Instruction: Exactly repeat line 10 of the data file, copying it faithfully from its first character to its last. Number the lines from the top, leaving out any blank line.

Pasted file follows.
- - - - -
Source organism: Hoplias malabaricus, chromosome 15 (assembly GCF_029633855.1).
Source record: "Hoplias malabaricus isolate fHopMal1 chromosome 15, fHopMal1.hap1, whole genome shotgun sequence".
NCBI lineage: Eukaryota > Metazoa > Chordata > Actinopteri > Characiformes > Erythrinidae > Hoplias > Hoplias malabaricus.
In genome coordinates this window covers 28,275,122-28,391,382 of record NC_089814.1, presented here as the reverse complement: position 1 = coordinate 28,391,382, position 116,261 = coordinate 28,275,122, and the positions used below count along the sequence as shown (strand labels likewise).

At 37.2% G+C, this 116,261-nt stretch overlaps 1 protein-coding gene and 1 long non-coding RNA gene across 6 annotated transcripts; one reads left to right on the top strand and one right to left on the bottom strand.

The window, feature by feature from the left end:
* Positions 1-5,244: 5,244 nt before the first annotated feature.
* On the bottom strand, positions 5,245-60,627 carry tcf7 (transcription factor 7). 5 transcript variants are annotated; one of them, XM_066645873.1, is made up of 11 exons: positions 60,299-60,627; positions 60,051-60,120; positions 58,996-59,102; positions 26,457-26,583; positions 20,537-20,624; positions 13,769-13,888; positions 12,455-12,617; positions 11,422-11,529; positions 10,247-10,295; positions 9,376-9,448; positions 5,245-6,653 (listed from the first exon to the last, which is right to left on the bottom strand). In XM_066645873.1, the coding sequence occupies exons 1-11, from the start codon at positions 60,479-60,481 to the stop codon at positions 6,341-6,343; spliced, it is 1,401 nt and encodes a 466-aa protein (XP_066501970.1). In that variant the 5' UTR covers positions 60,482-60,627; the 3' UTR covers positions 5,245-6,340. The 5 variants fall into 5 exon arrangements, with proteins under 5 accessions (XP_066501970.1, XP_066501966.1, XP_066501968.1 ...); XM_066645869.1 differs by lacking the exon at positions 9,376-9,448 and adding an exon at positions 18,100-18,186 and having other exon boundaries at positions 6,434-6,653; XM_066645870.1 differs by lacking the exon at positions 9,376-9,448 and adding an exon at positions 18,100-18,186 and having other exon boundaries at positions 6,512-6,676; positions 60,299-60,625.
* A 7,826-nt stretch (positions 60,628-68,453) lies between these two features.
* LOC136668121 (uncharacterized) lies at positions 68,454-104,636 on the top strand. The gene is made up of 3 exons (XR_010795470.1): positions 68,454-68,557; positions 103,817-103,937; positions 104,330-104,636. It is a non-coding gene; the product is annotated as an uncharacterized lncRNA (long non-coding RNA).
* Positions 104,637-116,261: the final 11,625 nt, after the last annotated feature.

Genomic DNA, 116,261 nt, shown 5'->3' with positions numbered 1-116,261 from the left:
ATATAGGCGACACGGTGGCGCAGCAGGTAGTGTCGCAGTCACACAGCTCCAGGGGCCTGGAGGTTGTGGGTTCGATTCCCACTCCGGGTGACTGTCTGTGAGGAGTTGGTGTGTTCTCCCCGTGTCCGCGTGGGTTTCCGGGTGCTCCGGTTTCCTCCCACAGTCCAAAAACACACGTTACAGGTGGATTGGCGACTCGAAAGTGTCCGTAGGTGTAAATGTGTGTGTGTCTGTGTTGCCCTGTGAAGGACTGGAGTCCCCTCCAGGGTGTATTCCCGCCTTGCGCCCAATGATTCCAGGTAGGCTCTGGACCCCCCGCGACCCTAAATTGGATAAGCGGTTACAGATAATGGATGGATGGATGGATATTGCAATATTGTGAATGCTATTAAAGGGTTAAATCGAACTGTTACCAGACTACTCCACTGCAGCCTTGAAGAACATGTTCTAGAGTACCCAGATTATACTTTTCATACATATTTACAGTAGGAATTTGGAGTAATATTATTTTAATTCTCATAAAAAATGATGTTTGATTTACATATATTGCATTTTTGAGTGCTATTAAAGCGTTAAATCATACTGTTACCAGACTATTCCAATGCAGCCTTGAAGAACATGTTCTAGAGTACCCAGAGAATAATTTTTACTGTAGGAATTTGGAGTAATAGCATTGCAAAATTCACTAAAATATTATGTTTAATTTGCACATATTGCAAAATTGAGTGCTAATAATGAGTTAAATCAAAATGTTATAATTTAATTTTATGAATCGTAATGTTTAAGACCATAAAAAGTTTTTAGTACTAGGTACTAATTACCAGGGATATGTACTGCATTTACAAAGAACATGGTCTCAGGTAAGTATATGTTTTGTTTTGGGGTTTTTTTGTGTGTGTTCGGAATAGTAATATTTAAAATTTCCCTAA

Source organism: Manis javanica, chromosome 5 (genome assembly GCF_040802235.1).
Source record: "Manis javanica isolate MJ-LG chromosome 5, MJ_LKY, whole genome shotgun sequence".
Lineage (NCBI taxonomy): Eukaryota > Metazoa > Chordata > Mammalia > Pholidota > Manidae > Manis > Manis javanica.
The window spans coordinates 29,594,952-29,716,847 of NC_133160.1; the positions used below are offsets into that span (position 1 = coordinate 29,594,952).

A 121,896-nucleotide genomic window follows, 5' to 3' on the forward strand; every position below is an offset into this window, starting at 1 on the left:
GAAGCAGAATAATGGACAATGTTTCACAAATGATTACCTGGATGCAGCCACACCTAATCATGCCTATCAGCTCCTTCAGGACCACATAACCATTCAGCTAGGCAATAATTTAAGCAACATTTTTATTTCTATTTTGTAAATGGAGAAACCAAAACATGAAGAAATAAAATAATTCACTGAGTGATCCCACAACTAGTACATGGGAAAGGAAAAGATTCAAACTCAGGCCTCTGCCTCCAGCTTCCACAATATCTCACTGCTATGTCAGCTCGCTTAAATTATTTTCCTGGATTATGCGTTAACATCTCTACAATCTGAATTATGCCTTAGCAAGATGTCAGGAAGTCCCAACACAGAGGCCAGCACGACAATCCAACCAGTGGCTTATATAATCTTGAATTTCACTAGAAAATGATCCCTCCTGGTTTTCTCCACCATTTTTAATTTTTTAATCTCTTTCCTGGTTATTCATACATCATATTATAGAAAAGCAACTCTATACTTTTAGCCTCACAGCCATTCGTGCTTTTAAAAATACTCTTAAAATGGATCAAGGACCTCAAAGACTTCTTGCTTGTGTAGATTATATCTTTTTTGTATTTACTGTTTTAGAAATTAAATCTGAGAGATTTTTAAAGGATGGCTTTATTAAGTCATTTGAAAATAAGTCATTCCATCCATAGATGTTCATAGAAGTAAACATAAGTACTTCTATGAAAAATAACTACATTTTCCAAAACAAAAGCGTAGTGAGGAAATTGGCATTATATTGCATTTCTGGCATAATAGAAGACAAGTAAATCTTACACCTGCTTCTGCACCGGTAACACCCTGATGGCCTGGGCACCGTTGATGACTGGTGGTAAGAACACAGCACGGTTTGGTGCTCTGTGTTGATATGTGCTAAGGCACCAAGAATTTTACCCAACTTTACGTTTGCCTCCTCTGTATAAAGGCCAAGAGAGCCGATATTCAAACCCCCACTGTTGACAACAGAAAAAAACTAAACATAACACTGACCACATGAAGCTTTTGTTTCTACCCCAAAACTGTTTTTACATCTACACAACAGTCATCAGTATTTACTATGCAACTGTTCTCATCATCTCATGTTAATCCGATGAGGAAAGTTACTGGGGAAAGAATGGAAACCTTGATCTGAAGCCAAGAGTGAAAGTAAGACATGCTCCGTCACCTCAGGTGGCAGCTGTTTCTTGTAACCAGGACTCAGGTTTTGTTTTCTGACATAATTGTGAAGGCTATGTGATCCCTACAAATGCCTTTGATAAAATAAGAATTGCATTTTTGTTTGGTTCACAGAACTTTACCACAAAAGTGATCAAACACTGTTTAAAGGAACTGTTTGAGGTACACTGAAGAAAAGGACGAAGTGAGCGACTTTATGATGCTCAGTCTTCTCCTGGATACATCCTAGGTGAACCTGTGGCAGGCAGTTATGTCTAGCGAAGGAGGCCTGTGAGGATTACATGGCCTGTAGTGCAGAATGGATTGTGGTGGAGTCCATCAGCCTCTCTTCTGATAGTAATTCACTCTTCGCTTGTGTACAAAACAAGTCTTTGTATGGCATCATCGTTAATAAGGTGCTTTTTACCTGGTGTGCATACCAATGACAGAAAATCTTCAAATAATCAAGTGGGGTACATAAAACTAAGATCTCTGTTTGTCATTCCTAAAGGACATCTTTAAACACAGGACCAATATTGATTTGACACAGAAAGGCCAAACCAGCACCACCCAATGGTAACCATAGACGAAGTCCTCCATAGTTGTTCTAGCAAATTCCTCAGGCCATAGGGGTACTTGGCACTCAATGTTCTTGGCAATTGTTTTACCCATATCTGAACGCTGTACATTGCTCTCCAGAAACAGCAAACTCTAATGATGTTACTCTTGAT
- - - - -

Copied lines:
* LOC136668121 (uncharacterized) lies at positions 68,454-104,636 on the top strand. The gene is made up of 3 exons (XR_010795470.1): positions 68,454-68,557; positions 103,817-103,937; positions 104,330-104,636. It is a non-coding gene; the product is annotated as an uncharacterized lncRNA (long non-coding RNA).